In today’s first reading, Wisdom 1: 13-15; 2: 23-24, the author says to us: God did not make death, nor does he rejoice in the destruction of the living. For he fashioned all things that they might have being; and the creatures of the world are wholesome, and there is not a destructive drug among them, nor any domain of the netherworld on earth, for justice is undying.
As I reflect on that passage, I cannot help but think of my brothers and sisters in Christ who are lesbians, gays, transsexual and bisexual. They are not, in my opinion , “a destructive drug” among us. No, they are “creatures of the world [who] are wholesome,” and who, like heterosexual persons, fall in love with one another. St. John says to us in 1 John: 10: “The man [or woman] who continues in the light is the one who loves his brother [or sister]; there is nothing in him [or her] to cause a fall. But the man [or woman] who hates his brother [or sister] is in darkness. He [or she] walks in shadows, not knowing where he [or she] is going, since the dark has blinded his [or her] eyes.”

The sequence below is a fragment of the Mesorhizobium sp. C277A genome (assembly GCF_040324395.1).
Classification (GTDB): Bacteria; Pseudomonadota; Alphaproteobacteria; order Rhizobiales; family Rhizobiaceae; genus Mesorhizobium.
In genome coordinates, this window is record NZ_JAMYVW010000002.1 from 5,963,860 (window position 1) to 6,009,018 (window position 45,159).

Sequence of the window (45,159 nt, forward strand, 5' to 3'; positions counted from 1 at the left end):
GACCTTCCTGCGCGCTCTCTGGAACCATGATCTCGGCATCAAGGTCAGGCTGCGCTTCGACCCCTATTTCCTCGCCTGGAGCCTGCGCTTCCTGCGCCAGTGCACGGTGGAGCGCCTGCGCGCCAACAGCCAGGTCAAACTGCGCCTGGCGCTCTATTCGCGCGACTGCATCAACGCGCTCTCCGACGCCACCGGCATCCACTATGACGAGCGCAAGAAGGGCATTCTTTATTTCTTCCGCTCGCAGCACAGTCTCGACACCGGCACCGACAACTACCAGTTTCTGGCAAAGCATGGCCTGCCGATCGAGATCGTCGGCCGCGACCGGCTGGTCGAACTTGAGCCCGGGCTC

God, the author of Wisdom, tells us, does not “rejoice in the destruction of the living. Have I assumed attitudes, beliefs, that destroy other human beings who are different from me: whose sexual orientation, from birth, is different from mine; whose skin color is different from mine, whose culture is different from mine? Am I living “in shadows”; has “the dark…blinded [my] eyes”?
In the Gospel, Mark 5: 21-43 Jesus heals the woman of a hemorrhage, touched the deceased little girl and tells her to get up. According to the law of Moses, both the woman and the deceased were considered unclean and untouchable and, if Jesus touched them, He, too was considered unclean. Jesus ignores the law and brings life/healing to both the woman and the little girl. In the early Church, Peter was told in a vision: “What God has purified you are not to call unclean” (Acts 10: 15). A law is challenged that the Jews clung to with heart and soul. Laws are just laws made by humankind and, therefore, can be changed and will be changed as persons comes to different understandings not known when certain laws were created, as in the case, also, concerning the the law of slavery, a law that St. Paul promoted in his writings. The letter of the law kills, the spirit gives life (2 Cor 3:6). Are we holding on to laws that kill other human being’s hope, faith, love?